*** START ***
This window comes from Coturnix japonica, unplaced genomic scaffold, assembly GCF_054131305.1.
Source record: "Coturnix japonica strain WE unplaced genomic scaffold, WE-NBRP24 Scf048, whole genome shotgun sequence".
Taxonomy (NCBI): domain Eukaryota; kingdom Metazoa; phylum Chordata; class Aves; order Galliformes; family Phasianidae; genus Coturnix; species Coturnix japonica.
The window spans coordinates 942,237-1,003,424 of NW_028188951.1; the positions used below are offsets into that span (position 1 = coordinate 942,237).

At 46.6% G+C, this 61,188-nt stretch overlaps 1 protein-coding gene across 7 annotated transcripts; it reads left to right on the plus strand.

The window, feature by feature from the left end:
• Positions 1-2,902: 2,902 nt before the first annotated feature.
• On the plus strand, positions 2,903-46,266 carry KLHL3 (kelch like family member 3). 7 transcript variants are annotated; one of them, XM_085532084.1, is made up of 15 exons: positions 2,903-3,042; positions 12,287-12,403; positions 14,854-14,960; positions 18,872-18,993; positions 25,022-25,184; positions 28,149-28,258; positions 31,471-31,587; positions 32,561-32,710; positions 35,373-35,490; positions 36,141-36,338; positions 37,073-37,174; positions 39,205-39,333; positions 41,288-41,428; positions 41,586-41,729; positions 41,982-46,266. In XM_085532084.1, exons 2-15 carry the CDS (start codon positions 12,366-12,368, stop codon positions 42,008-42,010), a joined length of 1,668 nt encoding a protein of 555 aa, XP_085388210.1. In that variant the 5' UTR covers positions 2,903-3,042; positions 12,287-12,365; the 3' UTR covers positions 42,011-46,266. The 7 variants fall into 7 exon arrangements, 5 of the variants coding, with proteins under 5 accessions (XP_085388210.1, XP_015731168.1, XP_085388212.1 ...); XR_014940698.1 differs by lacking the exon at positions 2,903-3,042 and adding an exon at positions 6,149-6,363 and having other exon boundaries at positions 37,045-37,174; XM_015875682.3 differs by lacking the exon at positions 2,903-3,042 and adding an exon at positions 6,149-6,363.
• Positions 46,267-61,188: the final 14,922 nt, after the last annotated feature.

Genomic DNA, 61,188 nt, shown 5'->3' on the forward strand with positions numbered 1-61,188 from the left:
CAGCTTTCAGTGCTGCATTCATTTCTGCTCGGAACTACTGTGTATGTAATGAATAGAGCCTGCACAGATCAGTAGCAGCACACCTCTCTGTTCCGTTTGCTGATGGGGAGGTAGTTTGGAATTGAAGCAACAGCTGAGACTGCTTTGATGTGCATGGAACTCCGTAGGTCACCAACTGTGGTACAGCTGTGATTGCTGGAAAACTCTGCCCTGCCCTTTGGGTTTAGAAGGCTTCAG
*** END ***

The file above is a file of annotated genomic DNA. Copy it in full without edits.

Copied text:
This window comes from Coturnix japonica, unplaced genomic scaffold, assembly GCF_054131305.1.
Source record: "Coturnix japonica strain WE unplaced genomic scaffold, WE-NBRP24 Scf048, whole genome shotgun sequence".
Taxonomy (NCBI): domain Eukaryota; kingdom Metazoa; phylum Chordata; class Aves; order Galliformes; family Phasianidae; genus Coturnix; species Coturnix japonica.
The window spans coordinates 942,237-1,003,424 of NW_028188951.1; the positions used below are offsets into that span (position 1 = coordinate 942,237).

At 46.6% G+C, this 61,188-nt stretch overlaps 1 protein-coding gene across 7 annotated transcripts; it reads left to right on the plus strand.

The window, feature by feature from the left end:
• Positions 1-2,902: 2,902 nt before the first annotated feature.
• On the plus strand, positions 2,903-46,266 carry KLHL3 (kelch like family member 3). 7 transcript variants are annotated; one of them, XM_085532084.1, is made up of 15 exons: positions 2,903-3,042; positions 12,287-12,403; positions 14,854-14,960; positions 18,872-18,993; positions 25,022-25,184; positions 28,149-28,258; positions 31,471-31,587; positions 32,561-32,710; positions 35,373-35,490; positions 36,141-36,338; positions 37,073-37,174; positions 39,205-39,333; positions 41,288-41,428; positions 41,586-41,729; positions 41,982-46,266. In XM_085532084.1, exons 2-15 carry the CDS (start codon positions 12,366-12,368, stop codon positions 42,008-42,010), a joined length of 1,668 nt encoding a protein of 555 aa, XP_085388210.1. In that variant the 5' UTR covers positions 2,903-3,042; positions 12,287-12,365; the 3' UTR covers positions 42,011-46,266. The 7 variants fall into 7 exon arrangements, 5 of the variants coding, with proteins under 5 accessions (XP_085388210.1, XP_015731168.1, XP_085388212.1 ...); XR_014940698.1 differs by lacking the exon at positions 2,903-3,042 and adding an exon at positions 6,149-6,363 and having other exon boundaries at positions 37,045-37,174; XM_015875682.3 differs by lacking the exon at positions 2,903-3,042 and adding an exon at positions 6,149-6,363.
• Positions 46,267-61,188: the final 14,922 nt, after the last annotated feature.

Genomic DNA, 61,188 nt, shown 5'->3' on the forward strand with positions numbered 1-61,188 from the left:
CAGCTTTCAGTGCTGCATTCATTTCTGCTCGGAACTACTGTGTATGTAATGAATAGAGCCTGCACAGATCAGTAGCAGCACACCTCTCTGTTCCGTTTGCTGATGGGGAGGTAGTTTGGAATTGAAGCAACAGCTGAGACTGCTTTGATGTGCATGGAACTCCGTAGGTCACCAACTGTGGTACAGCTGTGATTGCTGGAAAACTCTGCCCTGCCCTTTGGGTTTAGAAGGCTTCAG